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Composting Indoors

Category Composting
You don't have to set up a backyard compost bin or pile to begin composting. It is easy to compost on a small scale indoors, for example in a garage or basement. This is a guide about composting indoors.
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June 26, 20116 found this helpful

I enjoy reading the essays from ThriftyFun each week. Sometimes the ideas or tips are something I already knew (but needed to be reminded of), other times, it's a fabulous new idea for me to try. With all new ideas, I make a point to weigh the amount my time that they will cost against the benefits.

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Here is just one thing that I have been trying around my house this year: I started an indoor composting worm bin, which I keep in our basement. It sounds kind of gross, but for me the motivation was twofold: 1) to deal with the food waste our family generates in the winter without having to trek outside in the cold and 2) to have a steady supply of worms to feed our turtle (her "store-bought" food is $10 for a small container).

Our solid waste management district educator (recyclejohnsoncounty.com) gave me a book called, "Worms Eat My Garbage" (you can find it on Amazon.com) to help me get started. It was pretty easy and cheap, only a Rubbermaid-type bin and some shredded newspapers to get started. I cleared out an area that was about 2 feet by 3 feet on a table in the corner of our basement that was out of the way.

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And, then the worms--you have to use a specific kind called red wigglers-- they had to be ordered on-line and were the most expensive part of the endeavor, about $25 for a pound. However, knowing what I know now, I would have put out a local request on Facebook or Craig's List, because folks who are using worm bins usually are willing to give some away to help you get started. Since they reproduce rapidly, it is possible to double your worms in a very short time.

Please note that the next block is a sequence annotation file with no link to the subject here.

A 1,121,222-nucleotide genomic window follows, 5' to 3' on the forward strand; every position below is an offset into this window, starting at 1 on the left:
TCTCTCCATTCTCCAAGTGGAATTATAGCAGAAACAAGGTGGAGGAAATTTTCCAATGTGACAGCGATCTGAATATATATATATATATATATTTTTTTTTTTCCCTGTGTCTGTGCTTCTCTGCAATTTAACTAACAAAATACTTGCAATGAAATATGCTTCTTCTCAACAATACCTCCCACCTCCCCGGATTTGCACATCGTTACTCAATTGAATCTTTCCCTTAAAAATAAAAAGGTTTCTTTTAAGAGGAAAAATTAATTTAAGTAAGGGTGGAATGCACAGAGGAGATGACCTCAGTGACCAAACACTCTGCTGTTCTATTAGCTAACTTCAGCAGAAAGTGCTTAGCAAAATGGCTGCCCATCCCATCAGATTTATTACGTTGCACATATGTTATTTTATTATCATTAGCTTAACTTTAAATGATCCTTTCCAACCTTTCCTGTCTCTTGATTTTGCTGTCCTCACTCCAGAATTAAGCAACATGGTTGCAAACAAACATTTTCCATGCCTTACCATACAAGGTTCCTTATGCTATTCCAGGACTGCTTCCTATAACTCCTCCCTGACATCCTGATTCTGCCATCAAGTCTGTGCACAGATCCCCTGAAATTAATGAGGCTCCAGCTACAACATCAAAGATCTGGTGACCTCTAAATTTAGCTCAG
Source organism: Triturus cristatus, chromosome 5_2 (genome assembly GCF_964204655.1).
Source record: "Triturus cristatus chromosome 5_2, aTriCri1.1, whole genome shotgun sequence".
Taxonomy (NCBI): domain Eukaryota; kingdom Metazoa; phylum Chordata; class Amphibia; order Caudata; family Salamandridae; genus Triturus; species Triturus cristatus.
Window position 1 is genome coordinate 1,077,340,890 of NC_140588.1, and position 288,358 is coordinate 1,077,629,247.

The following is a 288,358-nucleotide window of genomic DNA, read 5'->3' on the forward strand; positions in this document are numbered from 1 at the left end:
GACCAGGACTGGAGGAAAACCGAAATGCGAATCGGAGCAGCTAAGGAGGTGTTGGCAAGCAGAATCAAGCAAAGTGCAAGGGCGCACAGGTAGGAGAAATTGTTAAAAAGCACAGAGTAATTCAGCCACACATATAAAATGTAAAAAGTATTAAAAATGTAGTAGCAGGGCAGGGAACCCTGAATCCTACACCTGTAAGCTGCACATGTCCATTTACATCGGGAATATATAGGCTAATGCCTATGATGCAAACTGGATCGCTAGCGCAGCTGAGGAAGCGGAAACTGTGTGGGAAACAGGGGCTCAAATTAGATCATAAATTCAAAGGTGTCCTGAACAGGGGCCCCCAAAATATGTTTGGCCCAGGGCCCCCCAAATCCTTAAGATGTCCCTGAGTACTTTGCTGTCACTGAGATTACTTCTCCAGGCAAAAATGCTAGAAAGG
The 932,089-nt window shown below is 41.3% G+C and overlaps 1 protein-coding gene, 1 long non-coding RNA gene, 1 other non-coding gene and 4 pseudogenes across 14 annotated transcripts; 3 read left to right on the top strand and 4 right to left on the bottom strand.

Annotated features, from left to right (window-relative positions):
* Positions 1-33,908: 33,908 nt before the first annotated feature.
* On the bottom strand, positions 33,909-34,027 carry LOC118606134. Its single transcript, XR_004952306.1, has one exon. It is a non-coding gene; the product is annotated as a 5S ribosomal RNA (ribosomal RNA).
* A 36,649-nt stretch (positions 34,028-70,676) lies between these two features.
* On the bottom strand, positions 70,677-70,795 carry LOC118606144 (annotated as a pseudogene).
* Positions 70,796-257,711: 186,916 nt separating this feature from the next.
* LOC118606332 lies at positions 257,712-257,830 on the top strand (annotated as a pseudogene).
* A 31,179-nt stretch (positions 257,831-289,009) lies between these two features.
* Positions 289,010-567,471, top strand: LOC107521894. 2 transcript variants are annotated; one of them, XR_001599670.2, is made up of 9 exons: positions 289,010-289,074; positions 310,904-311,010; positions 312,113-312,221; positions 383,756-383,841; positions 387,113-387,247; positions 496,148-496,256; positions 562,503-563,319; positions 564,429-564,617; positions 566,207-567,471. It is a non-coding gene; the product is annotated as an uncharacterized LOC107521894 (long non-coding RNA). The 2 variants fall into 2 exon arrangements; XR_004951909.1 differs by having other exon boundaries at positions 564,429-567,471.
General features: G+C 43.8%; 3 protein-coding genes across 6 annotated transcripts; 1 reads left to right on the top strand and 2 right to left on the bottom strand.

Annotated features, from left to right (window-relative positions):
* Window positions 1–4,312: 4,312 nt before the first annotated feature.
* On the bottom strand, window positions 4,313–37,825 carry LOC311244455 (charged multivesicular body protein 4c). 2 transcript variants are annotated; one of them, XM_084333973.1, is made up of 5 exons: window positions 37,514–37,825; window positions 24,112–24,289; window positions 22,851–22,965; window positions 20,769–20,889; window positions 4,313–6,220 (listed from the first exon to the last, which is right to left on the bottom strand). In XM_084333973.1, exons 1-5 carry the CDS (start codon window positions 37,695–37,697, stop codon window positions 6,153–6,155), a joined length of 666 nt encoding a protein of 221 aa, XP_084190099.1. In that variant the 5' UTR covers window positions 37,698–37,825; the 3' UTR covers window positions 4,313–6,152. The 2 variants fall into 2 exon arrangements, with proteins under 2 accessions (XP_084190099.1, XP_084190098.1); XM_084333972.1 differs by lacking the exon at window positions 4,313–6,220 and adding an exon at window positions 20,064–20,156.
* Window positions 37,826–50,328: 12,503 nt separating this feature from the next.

I am frequently asked if it smells bad to have all the rotting food in my basement. It actually doesn't smell at all. You just have to make sure you put plenty of newspaper shred in on top of your food waste each time you add more. If it does smell, that's just a sign that you aren't doing something right.

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I also found that the shredded paper could be from bills, statements, and junk mail, which made me feel like some use was being gotten from things I don't like to get in the mail. My turtle is eating what she likes best at no cost to me (after the initial purchase of worms are "paid off") and the food scraps don't require me going out in the cold anymore.

Lastly, the worm by-product is an amazing plant food! The house plants are happy, full and green. As for our garden starts, this stuff is truly a miracle growing formula!

By Jill from Franklin, IN

Do you have a frugal story to share with the ThriftyFun community? Submit your essay here: http://www.thriftyfun.com/post_myfrugallife.ldml

Comment Was this helpful? 6

March 22, 20072 found this helpful

A good tip for composting if you have trouble turning the compost pile or you don't have room for one is to put all of your kitchen peelings, left over vegetable leaves, and egg shells in the blender. Put in some water and grind to a pulp, add the coffee grounds. Then dig some holes in your garden and pour the whole bunch of glop it in. Cover with dirt and it will compost quickly in the garden.

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Happy Composting!

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Questions

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February 1, 20060 found this helpful
Q: I can't remember where it was at, but I have seen a place telling how to use a 2-liter bottle for making compost. Are there any other things that can be used indoors to make compost? What types of things do you put in it? I would like to make some for my house plants and for getting a garden started this spring.